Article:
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Reville on Indiana's Decision to Drop Common Core

Indiana, one of the early adopters of the Common Core Standards Initiative nearly four years ago, became the first state to drop the Common Core standards initiative yesterday following Governor Mike Pence’s signing of a new legislation. Professor Paul Reville discusses how Indiana’s decision may or may not impact education and the national standards movement.

Does Indiana’s decision to step back from Common Core really make a significant statement? Indiana’s action on the Common Core will garner attention for its symbolic value, but it remains to be seen whether there will be any substantial differences between the upcoming Indiana standards and the Common Core standards.

Is this move surprising? It’s not surprising for several reasons.  First of all, elected, chief executives often want to chart a different course than their predecessors on important matters. We see this all the time with governors, mayors, and urban superintendents. The reforms of one administration are often abandoned by a succeeding administration irrespective of merit. A second predictable reason for apprehension about or abandonment of the Common Core is the imminent implementation of the new assessments. The rubber hits the road when performance against the standards is measured. Many state leaders are anxious about how their schools will perform against the new, higher Common Core standards. Finally, the Common Core standards have become a cause célèbre for certain political groups in the U.S., and many state leaders are experiencing heavy political pressure to distance themselves from the Common Core for reasons that are usually more ideological than educational.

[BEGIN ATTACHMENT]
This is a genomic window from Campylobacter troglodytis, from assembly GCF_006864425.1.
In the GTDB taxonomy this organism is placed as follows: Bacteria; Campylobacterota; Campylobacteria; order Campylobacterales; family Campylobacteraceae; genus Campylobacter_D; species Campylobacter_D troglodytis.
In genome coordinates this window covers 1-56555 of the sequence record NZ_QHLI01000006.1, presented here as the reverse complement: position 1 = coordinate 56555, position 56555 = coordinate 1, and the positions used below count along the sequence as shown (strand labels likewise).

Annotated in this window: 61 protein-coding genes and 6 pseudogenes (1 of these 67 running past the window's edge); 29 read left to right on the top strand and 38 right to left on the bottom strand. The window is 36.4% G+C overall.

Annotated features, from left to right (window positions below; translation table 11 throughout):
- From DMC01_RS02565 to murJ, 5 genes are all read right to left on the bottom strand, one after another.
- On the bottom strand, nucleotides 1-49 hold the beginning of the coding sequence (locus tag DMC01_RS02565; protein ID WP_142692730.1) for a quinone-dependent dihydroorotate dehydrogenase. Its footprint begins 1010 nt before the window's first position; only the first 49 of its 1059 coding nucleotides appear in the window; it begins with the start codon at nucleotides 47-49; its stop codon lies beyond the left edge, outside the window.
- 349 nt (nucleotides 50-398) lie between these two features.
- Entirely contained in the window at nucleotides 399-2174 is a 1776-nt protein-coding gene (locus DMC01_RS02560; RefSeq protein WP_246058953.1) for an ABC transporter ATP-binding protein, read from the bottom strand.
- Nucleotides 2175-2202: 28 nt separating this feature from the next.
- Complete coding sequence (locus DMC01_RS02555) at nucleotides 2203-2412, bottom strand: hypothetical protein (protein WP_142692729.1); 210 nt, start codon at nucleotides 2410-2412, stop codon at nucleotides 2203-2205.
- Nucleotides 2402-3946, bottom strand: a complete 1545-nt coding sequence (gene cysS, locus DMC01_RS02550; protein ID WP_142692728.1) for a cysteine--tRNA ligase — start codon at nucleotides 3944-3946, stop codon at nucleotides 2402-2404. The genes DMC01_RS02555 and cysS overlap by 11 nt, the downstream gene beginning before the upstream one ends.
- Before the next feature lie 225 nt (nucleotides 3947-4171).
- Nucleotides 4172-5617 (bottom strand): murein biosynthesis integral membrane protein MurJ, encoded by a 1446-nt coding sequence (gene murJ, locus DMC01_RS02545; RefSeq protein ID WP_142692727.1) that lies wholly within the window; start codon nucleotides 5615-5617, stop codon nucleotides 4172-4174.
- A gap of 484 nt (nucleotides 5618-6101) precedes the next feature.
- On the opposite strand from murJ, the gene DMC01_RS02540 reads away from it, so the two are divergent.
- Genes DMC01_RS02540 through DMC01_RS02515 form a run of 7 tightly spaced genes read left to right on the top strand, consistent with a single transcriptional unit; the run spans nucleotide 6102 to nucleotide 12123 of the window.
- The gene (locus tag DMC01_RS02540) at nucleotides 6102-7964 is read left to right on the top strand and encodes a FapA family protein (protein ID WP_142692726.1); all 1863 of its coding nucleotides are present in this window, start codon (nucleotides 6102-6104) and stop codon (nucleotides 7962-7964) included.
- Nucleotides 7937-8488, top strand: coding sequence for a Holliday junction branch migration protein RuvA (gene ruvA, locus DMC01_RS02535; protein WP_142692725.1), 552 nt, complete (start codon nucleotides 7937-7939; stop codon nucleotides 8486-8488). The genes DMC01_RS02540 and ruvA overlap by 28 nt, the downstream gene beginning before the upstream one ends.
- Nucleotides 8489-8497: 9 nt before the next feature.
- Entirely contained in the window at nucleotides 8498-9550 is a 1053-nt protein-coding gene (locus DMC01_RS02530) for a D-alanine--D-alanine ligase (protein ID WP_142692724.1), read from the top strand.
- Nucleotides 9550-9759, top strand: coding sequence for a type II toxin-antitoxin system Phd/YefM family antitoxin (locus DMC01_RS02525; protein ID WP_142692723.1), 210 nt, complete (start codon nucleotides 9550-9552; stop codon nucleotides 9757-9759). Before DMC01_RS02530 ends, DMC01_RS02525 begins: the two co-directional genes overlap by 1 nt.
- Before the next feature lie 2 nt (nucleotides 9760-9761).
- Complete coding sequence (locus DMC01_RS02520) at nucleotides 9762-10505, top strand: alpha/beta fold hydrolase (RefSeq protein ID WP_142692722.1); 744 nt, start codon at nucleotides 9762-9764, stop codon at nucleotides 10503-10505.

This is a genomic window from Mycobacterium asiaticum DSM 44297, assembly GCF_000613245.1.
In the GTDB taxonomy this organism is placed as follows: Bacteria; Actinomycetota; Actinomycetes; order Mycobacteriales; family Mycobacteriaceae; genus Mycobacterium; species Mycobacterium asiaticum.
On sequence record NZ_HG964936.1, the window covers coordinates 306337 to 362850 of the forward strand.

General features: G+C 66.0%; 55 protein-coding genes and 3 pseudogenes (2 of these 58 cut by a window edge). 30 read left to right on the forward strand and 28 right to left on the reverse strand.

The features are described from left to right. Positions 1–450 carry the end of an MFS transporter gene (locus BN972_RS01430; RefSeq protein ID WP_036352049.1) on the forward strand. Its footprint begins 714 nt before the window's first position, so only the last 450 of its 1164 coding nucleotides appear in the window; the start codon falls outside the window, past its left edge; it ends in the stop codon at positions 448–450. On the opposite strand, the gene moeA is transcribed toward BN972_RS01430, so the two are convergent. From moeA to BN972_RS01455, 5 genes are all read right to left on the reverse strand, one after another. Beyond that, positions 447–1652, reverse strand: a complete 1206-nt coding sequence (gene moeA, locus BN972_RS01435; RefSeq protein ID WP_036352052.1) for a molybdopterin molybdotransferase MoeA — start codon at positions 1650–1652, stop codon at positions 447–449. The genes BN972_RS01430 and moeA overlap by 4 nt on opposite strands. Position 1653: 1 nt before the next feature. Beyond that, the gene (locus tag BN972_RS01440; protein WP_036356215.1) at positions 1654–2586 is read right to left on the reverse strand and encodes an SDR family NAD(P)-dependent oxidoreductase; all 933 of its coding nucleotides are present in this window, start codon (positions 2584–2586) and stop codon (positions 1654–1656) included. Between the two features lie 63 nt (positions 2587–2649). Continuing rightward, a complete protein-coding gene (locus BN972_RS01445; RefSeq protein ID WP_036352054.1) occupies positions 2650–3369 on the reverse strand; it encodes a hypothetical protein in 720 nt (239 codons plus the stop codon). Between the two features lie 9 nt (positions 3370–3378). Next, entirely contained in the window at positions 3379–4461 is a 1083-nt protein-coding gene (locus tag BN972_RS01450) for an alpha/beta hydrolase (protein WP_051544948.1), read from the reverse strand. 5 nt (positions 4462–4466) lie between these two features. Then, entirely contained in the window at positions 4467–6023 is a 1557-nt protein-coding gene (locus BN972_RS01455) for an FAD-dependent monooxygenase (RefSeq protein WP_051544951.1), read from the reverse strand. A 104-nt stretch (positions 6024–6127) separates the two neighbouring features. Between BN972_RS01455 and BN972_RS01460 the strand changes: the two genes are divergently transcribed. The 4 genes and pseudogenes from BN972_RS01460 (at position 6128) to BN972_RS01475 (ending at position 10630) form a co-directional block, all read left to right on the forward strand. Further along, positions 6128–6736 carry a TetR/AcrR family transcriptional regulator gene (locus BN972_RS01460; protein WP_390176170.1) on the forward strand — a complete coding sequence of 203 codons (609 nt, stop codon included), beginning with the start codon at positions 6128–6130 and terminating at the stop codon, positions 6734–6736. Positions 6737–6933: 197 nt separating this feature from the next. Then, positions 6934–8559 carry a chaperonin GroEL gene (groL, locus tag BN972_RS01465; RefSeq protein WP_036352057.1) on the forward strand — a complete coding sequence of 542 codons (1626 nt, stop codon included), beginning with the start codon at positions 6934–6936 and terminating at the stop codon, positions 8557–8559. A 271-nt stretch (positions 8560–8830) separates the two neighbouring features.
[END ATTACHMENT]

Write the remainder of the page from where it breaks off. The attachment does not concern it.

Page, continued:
If a state decides to back out of Common Core and create its own standards, are we still able to achieve the same goals in education as a country? Indiana’s action will have little effect on the rest of the country, although it may isolate Indiana and present special challenges for Indiana teachers. Those teachers had been implementing Indiana’s original standards, but in recent years, they have been asked to do the hard work of transitioning to and implementing Common Core. Now, they are going to be asked, in a matter of months, to change gears once again, and implement a new and hastily considered set of Indiana standards. Meanwhile, 44 other states will be implementing the Common Core, learning from common experiences, sharing curriculum and assessment materials and efficiencies while holding themselves accountable to a national standard of performance.

Do you anticipate more Common Core states will follow Indiana’s lead? Because of the mounting political pressure and a certain amount of test anxiety, a number of other states are considering ways of distancing themselves from the Common Core and the new assessments. I wouldn’t expect this to be the last symbolic gesture directed at the Common Core, but I think most states are now focused on helping teachers develop the most effective strategies for educating all students to high standards. In the end, it’s all about what students learn, not which politicians endorse which set of standards, but rather how is each state marshaling its resources and developing its teaching talent so as to maximize the opportunities for students to achieve high standards.